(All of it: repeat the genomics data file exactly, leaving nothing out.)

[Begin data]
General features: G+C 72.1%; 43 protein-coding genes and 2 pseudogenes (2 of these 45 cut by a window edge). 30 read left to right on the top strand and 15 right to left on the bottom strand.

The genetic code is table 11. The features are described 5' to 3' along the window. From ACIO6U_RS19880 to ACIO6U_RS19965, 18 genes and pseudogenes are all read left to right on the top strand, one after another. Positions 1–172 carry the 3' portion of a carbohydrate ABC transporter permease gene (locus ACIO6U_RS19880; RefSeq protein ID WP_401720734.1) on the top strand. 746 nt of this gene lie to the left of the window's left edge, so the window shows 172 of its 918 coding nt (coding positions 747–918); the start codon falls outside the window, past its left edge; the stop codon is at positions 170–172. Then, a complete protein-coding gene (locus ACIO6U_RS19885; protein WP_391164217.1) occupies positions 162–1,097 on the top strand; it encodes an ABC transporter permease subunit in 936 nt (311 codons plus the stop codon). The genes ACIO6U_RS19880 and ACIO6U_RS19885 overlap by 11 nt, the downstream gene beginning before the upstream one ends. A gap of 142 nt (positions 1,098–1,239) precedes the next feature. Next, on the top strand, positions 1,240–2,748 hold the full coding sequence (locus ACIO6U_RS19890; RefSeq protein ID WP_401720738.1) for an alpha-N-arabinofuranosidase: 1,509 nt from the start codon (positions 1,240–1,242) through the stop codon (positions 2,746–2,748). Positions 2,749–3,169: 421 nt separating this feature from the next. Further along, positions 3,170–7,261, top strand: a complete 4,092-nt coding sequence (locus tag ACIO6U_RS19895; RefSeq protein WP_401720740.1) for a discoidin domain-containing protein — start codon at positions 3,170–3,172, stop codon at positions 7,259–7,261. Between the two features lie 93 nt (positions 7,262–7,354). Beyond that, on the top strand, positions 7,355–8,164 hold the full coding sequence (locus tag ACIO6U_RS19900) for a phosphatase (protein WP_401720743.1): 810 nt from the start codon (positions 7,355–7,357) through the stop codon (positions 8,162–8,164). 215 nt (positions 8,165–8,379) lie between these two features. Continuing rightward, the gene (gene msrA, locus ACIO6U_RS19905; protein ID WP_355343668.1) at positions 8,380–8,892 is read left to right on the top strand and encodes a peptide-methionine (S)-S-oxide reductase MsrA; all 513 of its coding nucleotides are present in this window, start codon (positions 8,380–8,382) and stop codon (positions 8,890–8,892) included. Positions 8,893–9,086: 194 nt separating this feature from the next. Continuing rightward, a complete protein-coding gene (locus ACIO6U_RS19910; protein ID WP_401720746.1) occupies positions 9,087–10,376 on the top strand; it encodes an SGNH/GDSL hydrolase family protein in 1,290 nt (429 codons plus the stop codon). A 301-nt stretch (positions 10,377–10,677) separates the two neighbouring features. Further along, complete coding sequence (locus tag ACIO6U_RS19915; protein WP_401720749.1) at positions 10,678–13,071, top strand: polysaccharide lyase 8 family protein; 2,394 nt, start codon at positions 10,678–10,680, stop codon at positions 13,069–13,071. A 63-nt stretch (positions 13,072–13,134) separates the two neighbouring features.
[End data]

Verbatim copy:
General features: G+C 72.1%; 43 protein-coding genes and 2 pseudogenes (2 of these 45 cut by a window edge). 30 read left to right on the top strand and 15 right to left on the bottom strand.

The genetic code is table 11. The features are described 5' to 3' along the window. From ACIO6U_RS19880 to ACIO6U_RS19965, 18 genes and pseudogenes are all read left to right on the top strand, one after another. Positions 1–172 carry the 3' portion of a carbohydrate ABC transporter permease gene (locus ACIO6U_RS19880; RefSeq protein ID WP_401720734.1) on the top strand. 746 nt of this gene lie to the left of the window's left edge, so the window shows 172 of its 918 coding nt (coding positions 747–918); the start codon falls outside the window, past its left edge; the stop codon is at positions 170–172. Then, a complete protein-coding gene (locus ACIO6U_RS19885; protein WP_391164217.1) occupies positions 162–1,097 on the top strand; it encodes an ABC transporter permease subunit in 936 nt (311 codons plus the stop codon). The genes ACIO6U_RS19880 and ACIO6U_RS19885 overlap by 11 nt, the downstream gene beginning before the upstream one ends. A gap of 142 nt (positions 1,098–1,239) precedes the next feature. Next, on the top strand, positions 1,240–2,748 hold the full coding sequence (locus ACIO6U_RS19890; RefSeq protein ID WP_401720738.1) for an alpha-N-arabinofuranosidase: 1,509 nt from the start codon (positions 1,240–1,242) through the stop codon (positions 2,746–2,748). Positions 2,749–3,169: 421 nt separating this feature from the next. Further along, positions 3,170–7,261, top strand: a complete 4,092-nt coding sequence (locus tag ACIO6U_RS19895; RefSeq protein WP_401720740.1) for a discoidin domain-containing protein — start codon at positions 3,170–3,172, stop codon at positions 7,259–7,261. Between the two features lie 93 nt (positions 7,262–7,354). Beyond that, on the top strand, positions 7,355–8,164 hold the full coding sequence (locus tag ACIO6U_RS19900) for a phosphatase (protein WP_401720743.1): 810 nt from the start codon (positions 7,355–7,357) through the stop codon (positions 8,162–8,164). 215 nt (positions 8,165–8,379) lie between these two features. Continuing rightward, the gene (gene msrA, locus ACIO6U_RS19905; protein ID WP_355343668.1) at positions 8,380–8,892 is read left to right on the top strand and encodes a peptide-methionine (S)-S-oxide reductase MsrA; all 513 of its coding nucleotides are present in this window, start codon (positions 8,380–8,382) and stop codon (positions 8,890–8,892) included. Positions 8,893–9,086: 194 nt separating this feature from the next. Continuing rightward, a complete protein-coding gene (locus ACIO6U_RS19910; protein ID WP_401720746.1) occupies positions 9,087–10,376 on the top strand; it encodes an SGNH/GDSL hydrolase family protein in 1,290 nt (429 codons plus the stop codon). A 301-nt stretch (positions 10,377–10,677) separates the two neighbouring features. Further along, complete coding sequence (locus tag ACIO6U_RS19915; protein WP_401720749.1) at positions 10,678–13,071, top strand: polysaccharide lyase 8 family protein; 2,394 nt, start codon at positions 10,678–10,680, stop codon at positions 13,069–13,071. A 63-nt stretch (positions 13,072–13,134) separates the two neighbouring features.